A woman with an allergen patch test on her back.

What I've Learned From My Chemical Patch Test

Chemical patch testing. I do not know why I never knew that existed before 2018. I have had every allergist test that there is to offer throughout my life. It is possible that I was never offered a patch test to my knowledge because I was allergic to everything that I came in contact with. Doctors would not be able to tell the difference between my general atopic dermatitis and contact or allergic dermatitis.

How has it taken this long?

Even with that, I still cannot find a logical explanation for why it took 29 years to get a patch test. Not only did it take me this long, but I also had to suggest it to the dermatologist myself to get an appointment, and it was not an easy process whatsoever!

Now that it's off of my chest, I can continue with my patch test week-long testing process and what the protocols were.

Allergic to alkyl glucoside

Skipping to the good stuff - I am 100% across the board allergic to alkyl glucoside. There are two types of this chemical that I am entirely allergic to.  Both of them showed up loud and clear on my back as positive reactive results.

Picture of the chemical patch testing on the back of a person

How long does it take for accurate results?

My entire back was filled with common chemicals that are in most products nationwide. I began itching and burning on day two, but I was informed on day three by the nurses that there is no true allergy unless something shows up on the skin by day 5 when the patches are taken off.

What to take into consideration

The patch test requires no showers or sweating, even for the week-long process. It is the only way to patch test. That should be taken into consideration before choosing this route and planned accordingly. You also are given a waiver to sign that informs you of possible extreme reactions that can result in this process, such as full-body flares and hyper or hypopigmentation.

Patch-testing in skin of color

To put it simply, it was hard to tell my reactions because of my deep skin pigment. My experienced, highly recommended doctor knew to put me under direct light and turn it in every angle to assess my skin to the best of his ability. He had a student doctor, who he told that due to me being a person of color, you have to look a little closer to see the redness of the skin or any other indicators. I was happy to hear that being said and the time taken to examine my skin because it is truly necessary so that we can get a proper diagnosis by professionals who may not have studied our skin type in depth.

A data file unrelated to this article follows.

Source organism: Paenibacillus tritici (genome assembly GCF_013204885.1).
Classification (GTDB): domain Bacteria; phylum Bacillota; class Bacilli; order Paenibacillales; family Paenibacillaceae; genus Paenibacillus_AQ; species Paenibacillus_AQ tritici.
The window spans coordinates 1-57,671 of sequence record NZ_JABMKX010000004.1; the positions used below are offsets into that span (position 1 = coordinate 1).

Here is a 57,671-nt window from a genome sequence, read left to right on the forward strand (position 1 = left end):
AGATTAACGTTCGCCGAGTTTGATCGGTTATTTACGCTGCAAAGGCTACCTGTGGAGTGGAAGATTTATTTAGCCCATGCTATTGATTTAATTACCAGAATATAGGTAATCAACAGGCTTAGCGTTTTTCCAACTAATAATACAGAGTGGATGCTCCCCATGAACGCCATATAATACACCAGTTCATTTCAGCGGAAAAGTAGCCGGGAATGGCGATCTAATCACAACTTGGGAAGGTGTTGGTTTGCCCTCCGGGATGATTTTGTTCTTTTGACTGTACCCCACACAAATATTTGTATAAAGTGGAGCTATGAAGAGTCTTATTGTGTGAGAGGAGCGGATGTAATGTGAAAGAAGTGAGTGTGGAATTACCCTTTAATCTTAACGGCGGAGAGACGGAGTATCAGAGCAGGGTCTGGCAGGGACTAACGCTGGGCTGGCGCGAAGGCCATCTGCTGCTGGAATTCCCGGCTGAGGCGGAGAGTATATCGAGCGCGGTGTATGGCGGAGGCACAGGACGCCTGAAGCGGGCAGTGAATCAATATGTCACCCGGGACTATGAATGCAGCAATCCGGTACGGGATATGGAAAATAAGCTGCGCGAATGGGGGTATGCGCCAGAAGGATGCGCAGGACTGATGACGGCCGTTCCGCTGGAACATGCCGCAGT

Person's skin reacting to the patch testing/.

A roadmap for my eczema flares

That's patch testing in a nutshell. I waited for three years to get what I learned about recently. There was no way I wasn't getting this test that I truly believed would be capable of giving me a roadmap for my flares!

My bubble bath started the process

It turned out that the article I wrote about my "bubble-bath" flare, which motivated me to reach out to a dermatologist once and for all, is to thank for me figuring out my worst flares. The first ingredients in that bubble bath product are exactly what I was the most allergic to! It was filled with alkyl glucosides! And that product was a natural product for babies. It turns out that glucosides are a plant-derived chemical, and it is in almost everything, even products considered "eczema-friendly" or "clean" products.

A list of products available to me

Thankfully I was given an application on my phone created by the American Contact Dermatitis Society that tells me all of the products I CAN use. How useful is that! I still have more research to do on this new finding in my life, but this one puzzle piece to my story changes the way I approach the world. I officially have direction with my skin mystery. What is your patch test story? Still thinking about getting one? Share it in the comments.

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